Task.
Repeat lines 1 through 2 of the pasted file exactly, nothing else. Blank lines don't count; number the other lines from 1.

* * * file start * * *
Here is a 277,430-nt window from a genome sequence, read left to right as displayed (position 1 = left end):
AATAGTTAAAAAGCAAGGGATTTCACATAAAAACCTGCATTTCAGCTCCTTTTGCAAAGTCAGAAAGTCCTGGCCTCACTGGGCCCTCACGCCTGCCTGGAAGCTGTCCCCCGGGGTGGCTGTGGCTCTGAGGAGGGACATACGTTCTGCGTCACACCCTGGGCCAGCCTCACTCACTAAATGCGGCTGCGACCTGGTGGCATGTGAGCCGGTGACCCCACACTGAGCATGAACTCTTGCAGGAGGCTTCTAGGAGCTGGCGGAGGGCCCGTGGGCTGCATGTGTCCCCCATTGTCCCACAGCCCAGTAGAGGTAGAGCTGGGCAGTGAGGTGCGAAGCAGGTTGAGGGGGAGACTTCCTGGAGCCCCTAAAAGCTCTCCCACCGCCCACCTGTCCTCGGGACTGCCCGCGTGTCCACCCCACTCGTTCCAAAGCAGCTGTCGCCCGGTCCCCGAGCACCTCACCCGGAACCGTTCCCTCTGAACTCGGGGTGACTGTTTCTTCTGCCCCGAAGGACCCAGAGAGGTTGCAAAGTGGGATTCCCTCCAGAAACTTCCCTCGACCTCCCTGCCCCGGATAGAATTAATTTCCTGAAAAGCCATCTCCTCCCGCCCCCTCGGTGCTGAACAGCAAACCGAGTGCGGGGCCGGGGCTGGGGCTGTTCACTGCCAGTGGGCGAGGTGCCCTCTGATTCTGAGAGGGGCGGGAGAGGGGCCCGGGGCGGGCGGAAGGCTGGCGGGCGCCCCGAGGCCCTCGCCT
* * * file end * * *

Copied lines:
Here is a 277,430-nt window from a genome sequence, read left to right as displayed (position 1 = left end):
AATAGTTAAAAAGCAAGGGATTTCACATAAAAACCTGCATTTCAGCTCCTTTTGCAAAGTCAGAAAGTCCTGGCCTCACTGGGCCCTCACGCCTGCCTGGAAGCTGTCCCCCGGGGTGGCTGTGGCTCTGAGGAGGGACATACGTTCTGCGTCACACCCTGGGCCAGCCTCACTCACTAAATGCGGCTGCGACCTGGTGGCATGTGAGCCGGTGACCCCACACTGAGCATGAACTCTTGCAGGAGGCTTCTAGGAGCTGGCGGAGGGCCCGTGGGCTGCATGTGTCCCCCATTGTCCCACAGCCCAGTAGAGGTAGAGCTGGGCAGTGAGGTGCGAAGCAGGTTGAGGGGGAGACTTCCTGGAGCCCCTAAAAGCTCTCCCACCGCCCACCTGTCCTCGGGACTGCCCGCGTGTCCACCCCACTCGTTCCAAAGCAGCTGTCGCCCGGTCCCCGAGCACCTCACCCGGAACCGTTCCCTCTGAACTCGGGGTGACTGTTTCTTCTGCCCCGAAGGACCCAGAGAGGTTGCAAAGTGGGATTCCCTCCAGAAACTTCCCTCGACCTCCCTGCCCCGGATAGAATTAATTTCCTGAAAAGCCATCTCCTCCCGCCCCCTCGGTGCTGAACAGCAAACCGAGTGCGGGGCCGGGGCTGGGGCTGTTCACTGCCAGTGGGCGAGGTGCCCTCTGATTCTGAGAGGGGCGGGAGAGGGGCCCGGGGCGGGCGGAAGGCTGGCGGGCGCCCCGAGGCCCTCGCCT